Physicians' Academy for Cardiovascular Education

Use of aldosterone antagonists in Heart Failure

Literature - Hernandez AF. JAMA. 2012;308:2097-107

Associations between aldosterone antagonist therapy and risks of mortality and readmission among patients with heart failure and reduced ejection fraction.

Hernandez AF, Mi X, Hammill BG, et al.
JAMA. 2012;308:2097-107. doi: 10.1001/jama.2012.14795.


Background

Many therapies have been evaluated for reducing mortality among patients with heart failure and reduced ejection fraction [1]. The aldosterone antagonists spironolactone and eplerenone are very efficacious. Although their efficacy has been proven [2,3], the use of aldosterone antagonists is still lower than expected [1,4,5], maybe due to uncertainty about the effectivity/safety in clinical practice. The Comparative Effectiveness of Therapies for Heart Failure (COMPARE- HF) program used a national clinical registry linked to Medicare claims data to examine the clinical effectiveness of therapies such as aldosterone antagonists and associations with long-term outcomes of older patients discharged from a hospitalization for heart failure [6].


Main results

  • Rates of all-cause mortality (49.9% vs 51.2%; P=.62) and cardiovascular readmission (63.8% vs 63.9%; P=.65) were similar between the treatment groups at 3 years.
  • The cumulative incidence of the first heart failure readmission was significantly lower in the treated group (38.7% vs 44.9%; P<.001).
  • The hyperkalemia readmission rates at 30 days (2.9% vs 1.2%; P<.001) and 1 year (8.9% vs 6.3%; P=.002) were higher in the treated group; however, hyperkalemia was seldom the primary diagnosis for these readmissions, and the absolute increase in hyperkalemia as a primary diagnosis was small.
  • After inverse weighting for the probability of treatment, there were no significant differences in the hazards of all-cause mortality or cardiovascular readmission. The hazard of heart failure readmission was however significantly lower in the treated group.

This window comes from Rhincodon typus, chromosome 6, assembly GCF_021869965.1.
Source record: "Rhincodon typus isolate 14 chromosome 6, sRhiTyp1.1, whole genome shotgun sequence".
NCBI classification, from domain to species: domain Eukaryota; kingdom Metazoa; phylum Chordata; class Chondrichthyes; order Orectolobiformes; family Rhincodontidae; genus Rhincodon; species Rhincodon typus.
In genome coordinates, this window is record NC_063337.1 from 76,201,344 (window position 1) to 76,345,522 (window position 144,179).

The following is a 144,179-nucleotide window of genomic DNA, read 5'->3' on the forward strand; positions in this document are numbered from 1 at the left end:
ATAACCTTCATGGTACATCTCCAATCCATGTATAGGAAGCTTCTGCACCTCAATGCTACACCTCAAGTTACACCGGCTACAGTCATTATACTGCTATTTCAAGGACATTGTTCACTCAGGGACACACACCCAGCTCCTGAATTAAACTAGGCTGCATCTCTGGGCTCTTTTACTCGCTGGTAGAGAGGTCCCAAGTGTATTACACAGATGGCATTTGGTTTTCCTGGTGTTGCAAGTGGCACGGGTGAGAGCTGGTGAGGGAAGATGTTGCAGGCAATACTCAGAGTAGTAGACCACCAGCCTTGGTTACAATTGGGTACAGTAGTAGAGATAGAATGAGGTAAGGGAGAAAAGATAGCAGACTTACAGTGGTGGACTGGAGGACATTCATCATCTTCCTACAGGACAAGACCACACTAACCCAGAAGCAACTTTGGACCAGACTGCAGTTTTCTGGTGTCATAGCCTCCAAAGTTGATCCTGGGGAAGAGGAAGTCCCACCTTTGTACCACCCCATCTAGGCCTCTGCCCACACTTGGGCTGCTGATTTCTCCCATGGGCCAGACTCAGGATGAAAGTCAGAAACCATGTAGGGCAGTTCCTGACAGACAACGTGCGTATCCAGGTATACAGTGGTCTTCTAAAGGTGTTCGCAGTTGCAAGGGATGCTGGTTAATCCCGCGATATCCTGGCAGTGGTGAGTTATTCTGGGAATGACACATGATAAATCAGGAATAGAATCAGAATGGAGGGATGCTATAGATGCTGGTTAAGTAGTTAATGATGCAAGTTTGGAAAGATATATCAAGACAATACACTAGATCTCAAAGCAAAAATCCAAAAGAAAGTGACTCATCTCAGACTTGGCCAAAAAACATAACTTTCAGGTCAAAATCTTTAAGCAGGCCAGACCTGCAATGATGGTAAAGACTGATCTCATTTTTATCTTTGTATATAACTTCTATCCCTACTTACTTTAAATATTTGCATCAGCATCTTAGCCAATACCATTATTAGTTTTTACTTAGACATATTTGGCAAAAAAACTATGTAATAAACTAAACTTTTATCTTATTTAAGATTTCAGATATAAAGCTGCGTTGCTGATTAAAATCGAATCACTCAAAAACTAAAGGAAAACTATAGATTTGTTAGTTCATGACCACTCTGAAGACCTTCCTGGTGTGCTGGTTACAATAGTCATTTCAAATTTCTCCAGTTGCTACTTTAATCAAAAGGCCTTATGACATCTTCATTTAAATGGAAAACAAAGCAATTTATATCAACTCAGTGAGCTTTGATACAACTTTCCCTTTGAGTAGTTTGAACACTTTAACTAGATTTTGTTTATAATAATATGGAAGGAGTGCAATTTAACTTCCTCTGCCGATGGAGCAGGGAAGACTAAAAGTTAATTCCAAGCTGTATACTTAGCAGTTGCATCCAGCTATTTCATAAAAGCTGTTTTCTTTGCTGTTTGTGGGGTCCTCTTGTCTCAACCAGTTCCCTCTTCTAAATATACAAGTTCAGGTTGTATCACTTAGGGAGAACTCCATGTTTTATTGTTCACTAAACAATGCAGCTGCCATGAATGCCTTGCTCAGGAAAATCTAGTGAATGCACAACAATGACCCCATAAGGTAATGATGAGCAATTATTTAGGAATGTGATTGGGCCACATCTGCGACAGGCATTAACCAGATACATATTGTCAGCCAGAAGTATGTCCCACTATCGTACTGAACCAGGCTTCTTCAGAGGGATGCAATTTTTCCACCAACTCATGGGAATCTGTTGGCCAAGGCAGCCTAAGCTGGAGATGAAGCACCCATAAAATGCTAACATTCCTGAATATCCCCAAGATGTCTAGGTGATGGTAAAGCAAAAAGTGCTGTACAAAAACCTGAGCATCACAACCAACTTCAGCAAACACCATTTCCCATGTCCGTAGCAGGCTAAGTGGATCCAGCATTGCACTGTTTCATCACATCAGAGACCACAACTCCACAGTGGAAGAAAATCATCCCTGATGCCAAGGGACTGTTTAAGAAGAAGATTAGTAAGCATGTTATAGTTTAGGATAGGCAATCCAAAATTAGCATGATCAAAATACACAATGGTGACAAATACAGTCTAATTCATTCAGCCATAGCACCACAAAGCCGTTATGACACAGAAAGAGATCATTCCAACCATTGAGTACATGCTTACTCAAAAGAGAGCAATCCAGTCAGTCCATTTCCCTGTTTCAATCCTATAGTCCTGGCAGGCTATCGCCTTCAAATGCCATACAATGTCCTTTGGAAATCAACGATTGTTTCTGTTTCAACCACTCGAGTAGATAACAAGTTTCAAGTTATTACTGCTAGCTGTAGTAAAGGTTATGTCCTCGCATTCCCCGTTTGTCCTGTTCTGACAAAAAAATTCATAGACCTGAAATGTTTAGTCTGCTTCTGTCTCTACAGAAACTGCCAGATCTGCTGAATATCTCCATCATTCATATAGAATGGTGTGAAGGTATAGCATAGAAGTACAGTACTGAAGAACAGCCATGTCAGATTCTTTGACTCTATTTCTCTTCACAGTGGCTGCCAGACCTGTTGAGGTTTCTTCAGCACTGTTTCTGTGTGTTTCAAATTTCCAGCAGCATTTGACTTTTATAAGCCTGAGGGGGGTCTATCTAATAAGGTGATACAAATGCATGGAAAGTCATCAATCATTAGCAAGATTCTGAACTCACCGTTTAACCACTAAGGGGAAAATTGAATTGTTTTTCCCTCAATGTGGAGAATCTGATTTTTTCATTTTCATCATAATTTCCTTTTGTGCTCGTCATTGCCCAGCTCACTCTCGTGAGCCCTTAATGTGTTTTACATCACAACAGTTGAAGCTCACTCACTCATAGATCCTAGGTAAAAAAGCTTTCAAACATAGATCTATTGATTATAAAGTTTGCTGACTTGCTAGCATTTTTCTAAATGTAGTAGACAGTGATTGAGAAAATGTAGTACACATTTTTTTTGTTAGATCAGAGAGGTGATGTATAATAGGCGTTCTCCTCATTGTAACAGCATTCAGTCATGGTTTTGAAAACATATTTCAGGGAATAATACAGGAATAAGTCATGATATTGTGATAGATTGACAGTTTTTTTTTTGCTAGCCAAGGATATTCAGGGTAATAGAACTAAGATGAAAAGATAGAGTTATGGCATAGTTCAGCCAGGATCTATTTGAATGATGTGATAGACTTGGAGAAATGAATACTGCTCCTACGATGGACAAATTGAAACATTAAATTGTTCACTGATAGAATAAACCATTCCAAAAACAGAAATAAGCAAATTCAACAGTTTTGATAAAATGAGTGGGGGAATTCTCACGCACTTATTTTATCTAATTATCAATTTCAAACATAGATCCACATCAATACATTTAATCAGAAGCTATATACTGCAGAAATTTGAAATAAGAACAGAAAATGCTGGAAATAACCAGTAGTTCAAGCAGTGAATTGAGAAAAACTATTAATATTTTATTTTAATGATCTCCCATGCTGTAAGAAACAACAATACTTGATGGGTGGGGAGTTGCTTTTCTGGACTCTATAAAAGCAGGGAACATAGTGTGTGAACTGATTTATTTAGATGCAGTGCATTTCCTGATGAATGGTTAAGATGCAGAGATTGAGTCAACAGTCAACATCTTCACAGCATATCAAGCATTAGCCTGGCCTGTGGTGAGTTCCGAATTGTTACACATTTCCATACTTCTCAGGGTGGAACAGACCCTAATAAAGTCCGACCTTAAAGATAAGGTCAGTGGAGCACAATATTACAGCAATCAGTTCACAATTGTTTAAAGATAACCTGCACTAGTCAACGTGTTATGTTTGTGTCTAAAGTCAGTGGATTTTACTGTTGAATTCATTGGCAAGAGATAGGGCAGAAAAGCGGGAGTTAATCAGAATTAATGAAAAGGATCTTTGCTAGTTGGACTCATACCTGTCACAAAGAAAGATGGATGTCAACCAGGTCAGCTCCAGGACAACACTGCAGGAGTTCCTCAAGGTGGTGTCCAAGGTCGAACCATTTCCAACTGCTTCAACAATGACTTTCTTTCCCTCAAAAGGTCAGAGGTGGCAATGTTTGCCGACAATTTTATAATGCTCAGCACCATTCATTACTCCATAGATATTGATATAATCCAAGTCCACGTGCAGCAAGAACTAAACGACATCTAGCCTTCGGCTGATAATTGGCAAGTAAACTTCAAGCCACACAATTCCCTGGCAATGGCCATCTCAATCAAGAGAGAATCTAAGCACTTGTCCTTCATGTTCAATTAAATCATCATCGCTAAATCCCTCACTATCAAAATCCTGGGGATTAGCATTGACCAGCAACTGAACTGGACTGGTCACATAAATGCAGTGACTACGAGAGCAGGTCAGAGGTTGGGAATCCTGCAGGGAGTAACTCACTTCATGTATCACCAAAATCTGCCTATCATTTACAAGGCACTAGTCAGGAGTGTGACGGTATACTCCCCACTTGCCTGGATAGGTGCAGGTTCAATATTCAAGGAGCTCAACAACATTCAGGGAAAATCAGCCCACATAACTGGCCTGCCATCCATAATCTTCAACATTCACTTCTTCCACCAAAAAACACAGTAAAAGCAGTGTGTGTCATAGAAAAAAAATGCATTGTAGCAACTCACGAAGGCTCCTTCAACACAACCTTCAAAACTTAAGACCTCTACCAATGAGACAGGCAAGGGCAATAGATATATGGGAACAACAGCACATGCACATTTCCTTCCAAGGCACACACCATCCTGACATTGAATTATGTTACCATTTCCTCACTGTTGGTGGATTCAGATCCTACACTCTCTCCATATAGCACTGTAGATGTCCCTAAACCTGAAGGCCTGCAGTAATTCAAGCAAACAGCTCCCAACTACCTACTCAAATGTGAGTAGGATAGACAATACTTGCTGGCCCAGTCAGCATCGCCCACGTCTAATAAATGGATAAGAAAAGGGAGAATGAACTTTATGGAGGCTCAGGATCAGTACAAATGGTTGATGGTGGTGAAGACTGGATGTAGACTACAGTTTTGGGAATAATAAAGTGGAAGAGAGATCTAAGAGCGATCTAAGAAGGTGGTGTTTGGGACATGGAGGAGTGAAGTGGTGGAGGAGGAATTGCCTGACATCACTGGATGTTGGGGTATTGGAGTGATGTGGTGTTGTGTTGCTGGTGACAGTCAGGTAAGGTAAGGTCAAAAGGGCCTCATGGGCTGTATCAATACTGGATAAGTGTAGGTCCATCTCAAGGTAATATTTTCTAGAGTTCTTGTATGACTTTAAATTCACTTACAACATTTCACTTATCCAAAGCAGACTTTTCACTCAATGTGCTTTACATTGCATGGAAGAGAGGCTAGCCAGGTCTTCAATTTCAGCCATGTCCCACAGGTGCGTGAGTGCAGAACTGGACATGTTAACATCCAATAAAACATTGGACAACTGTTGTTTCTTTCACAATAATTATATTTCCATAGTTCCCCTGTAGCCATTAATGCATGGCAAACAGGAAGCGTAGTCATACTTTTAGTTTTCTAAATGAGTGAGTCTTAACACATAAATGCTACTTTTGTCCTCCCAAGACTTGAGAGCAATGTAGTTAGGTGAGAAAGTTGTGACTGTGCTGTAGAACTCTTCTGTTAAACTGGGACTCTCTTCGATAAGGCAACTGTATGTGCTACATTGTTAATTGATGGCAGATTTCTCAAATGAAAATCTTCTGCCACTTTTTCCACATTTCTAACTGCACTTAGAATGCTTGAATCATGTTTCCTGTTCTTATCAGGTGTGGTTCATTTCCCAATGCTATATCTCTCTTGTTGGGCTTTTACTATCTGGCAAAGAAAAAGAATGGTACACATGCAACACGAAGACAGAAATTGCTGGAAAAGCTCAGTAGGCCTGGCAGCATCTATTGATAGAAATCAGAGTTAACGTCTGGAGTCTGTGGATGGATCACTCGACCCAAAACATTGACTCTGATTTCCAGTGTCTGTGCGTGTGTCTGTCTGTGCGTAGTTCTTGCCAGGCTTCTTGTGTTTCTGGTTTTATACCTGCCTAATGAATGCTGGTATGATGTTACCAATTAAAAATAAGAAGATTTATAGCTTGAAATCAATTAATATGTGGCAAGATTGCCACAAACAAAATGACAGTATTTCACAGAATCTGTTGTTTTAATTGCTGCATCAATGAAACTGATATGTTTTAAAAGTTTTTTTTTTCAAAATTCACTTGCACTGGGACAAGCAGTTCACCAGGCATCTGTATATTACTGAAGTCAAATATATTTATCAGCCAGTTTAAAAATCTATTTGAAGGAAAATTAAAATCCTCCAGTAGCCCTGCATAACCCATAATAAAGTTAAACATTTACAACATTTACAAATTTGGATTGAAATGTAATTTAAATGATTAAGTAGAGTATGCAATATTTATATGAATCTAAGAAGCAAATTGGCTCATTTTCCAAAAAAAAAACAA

• Readmission associated with hyperkalemia was higher with aldosterone antagonist therapy within 30 days after discharge (2.54; 95% CI, 1.51-4.29; P<.001) and within 1 year after discharge (1.50; 95% CI, 1.23- 1.84; P<.001).

Conclusion

Initiation of aldosterone antagonist therapy at hospital discharge was not independently associated
with improved mortality or cardiovascular readmission, but was associated with a modest reduction in the risk of hospitalization for heart failure. There was a significant increase in readmission risk with hyperkalemia as with any diagnosis early after hospital discharge. The clinical effectiveness of aldosterone antagonists in the broad population of patients with heart failure should be further investigated; strategies to overcome disparities between findings of clinical efficacy and clinical effectiveness must be found.


Editorial comment [7]

“The authors appropriately acknowledge the limitations of a nonrandomized cohort and note that their study population was older and sicker than cohorts studied in randomized trials involving patients with heart failure with reduced ejection fraction. However, as in all observational studies, not all potentially confounding variables could be accounted for and important differences between treatment groups persisted. Aldosterone antagonists are effective drugs in heart failure with reduced ejection fraction but should be used carefully and selectively.”


Associations Between Aldosterone Antagonist Therapy and Risks of Hyperkalemia readmission

Associations Between Aldosterone Antagonist Therapy and Risks of Cardiovascular readmission

Associations Between Aldosterone Antagonist Therapy and Risks of Heart failure readmission

Associations Between Aldosterone Antagonist Therapy and Risks of Hyperkalemia readmission


References